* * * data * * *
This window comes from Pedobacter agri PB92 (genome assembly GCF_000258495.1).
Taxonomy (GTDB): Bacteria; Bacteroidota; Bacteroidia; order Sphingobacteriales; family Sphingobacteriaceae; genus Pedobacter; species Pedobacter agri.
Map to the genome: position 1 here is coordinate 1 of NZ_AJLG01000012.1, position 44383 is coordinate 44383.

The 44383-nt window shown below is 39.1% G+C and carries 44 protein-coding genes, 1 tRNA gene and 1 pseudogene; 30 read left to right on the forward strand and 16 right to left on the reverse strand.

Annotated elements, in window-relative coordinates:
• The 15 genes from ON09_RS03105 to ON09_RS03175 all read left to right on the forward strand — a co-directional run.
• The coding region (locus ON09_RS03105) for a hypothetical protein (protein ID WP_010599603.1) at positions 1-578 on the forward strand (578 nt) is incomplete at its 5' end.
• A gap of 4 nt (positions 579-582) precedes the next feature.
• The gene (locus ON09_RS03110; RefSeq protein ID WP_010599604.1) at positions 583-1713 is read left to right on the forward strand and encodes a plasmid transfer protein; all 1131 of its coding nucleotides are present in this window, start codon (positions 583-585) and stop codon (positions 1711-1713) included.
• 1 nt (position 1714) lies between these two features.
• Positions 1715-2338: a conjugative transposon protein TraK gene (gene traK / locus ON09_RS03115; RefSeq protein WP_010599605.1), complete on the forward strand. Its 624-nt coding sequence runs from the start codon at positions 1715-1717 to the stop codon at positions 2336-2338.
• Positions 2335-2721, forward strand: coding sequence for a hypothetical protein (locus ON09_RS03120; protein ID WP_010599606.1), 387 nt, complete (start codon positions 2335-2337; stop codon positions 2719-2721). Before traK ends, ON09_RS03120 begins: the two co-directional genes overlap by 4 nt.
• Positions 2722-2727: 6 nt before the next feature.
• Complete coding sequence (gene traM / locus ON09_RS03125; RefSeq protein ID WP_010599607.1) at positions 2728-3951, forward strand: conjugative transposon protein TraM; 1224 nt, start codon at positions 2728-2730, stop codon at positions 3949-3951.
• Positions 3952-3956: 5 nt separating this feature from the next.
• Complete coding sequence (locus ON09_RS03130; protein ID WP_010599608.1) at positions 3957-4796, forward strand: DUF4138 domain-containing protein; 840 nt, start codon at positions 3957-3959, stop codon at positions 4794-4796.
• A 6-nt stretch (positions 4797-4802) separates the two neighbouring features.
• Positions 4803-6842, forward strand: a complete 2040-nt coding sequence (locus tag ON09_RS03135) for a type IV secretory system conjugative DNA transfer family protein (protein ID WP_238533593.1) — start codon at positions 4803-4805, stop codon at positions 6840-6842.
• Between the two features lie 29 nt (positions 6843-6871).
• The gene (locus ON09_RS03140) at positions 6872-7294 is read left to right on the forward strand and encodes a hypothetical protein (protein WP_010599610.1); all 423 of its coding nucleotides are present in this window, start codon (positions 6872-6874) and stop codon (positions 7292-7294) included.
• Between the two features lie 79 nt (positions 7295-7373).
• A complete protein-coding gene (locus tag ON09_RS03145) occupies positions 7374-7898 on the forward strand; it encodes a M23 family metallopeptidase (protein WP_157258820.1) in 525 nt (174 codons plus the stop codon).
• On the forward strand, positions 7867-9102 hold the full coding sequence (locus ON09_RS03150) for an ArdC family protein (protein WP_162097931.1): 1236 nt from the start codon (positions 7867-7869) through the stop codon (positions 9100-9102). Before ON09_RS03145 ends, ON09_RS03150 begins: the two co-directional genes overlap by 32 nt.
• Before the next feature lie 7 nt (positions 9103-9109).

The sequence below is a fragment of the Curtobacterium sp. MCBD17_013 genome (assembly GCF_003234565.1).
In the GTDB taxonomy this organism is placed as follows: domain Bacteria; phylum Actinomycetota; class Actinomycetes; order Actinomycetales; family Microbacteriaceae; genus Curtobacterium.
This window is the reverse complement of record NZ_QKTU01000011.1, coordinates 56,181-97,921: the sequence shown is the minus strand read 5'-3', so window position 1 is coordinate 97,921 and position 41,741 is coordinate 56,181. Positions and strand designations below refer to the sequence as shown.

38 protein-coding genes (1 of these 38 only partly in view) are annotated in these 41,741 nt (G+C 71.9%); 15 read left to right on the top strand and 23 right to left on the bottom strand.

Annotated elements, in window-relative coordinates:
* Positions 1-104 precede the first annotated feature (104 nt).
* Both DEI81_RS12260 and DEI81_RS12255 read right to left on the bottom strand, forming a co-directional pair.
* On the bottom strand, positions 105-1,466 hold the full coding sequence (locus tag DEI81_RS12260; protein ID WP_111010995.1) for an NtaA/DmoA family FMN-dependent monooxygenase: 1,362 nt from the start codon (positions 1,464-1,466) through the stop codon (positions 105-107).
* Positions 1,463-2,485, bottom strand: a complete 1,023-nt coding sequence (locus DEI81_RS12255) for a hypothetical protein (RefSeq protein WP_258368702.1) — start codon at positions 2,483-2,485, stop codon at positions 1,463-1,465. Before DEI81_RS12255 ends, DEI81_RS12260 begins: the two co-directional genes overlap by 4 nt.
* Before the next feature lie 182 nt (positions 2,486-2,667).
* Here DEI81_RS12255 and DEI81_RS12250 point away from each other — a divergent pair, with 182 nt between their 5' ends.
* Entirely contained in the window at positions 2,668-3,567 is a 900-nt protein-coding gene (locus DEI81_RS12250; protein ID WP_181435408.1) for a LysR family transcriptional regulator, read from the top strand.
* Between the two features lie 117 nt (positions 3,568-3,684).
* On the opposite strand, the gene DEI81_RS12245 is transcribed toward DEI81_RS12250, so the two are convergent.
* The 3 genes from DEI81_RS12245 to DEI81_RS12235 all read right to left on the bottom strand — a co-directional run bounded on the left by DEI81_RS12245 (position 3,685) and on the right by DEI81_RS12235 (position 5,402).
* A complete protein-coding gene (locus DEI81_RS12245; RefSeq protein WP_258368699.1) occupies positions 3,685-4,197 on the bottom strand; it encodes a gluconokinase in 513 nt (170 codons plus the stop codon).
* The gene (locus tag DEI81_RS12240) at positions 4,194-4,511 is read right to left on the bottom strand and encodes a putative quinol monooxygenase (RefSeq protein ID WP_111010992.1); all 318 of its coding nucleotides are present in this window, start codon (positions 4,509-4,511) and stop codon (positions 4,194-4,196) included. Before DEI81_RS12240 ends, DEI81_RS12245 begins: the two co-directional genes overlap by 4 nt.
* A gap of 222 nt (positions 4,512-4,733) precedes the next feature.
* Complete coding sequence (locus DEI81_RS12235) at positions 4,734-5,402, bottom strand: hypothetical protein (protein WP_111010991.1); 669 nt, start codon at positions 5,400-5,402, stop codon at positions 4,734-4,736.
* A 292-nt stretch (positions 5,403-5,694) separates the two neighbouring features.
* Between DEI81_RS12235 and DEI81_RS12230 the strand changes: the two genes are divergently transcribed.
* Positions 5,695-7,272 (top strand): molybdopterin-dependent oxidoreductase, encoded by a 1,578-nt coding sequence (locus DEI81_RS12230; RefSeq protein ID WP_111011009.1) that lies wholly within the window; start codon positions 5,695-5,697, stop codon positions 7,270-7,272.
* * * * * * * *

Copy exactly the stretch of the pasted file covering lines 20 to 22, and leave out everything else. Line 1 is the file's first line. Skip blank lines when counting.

• The gene (locus ON09_RS03140) at positions 6872-7294 is read left to right on the forward strand and encodes a hypothetical protein (protein WP_010599610.1); all 423 of its coding nucleotides are present in this window, start codon (positions 6872-6874) and stop codon (positions 7292-7294) included.
• Between the two features lie 79 nt (positions 7295-7373).
• A complete protein-coding gene (locus tag ON09_RS03145) occupies positions 7374-7898 on the forward strand; it encodes a M23 family metallopeptidase (protein WP_157258820.1) in 525 nt (174 codons plus the stop codon).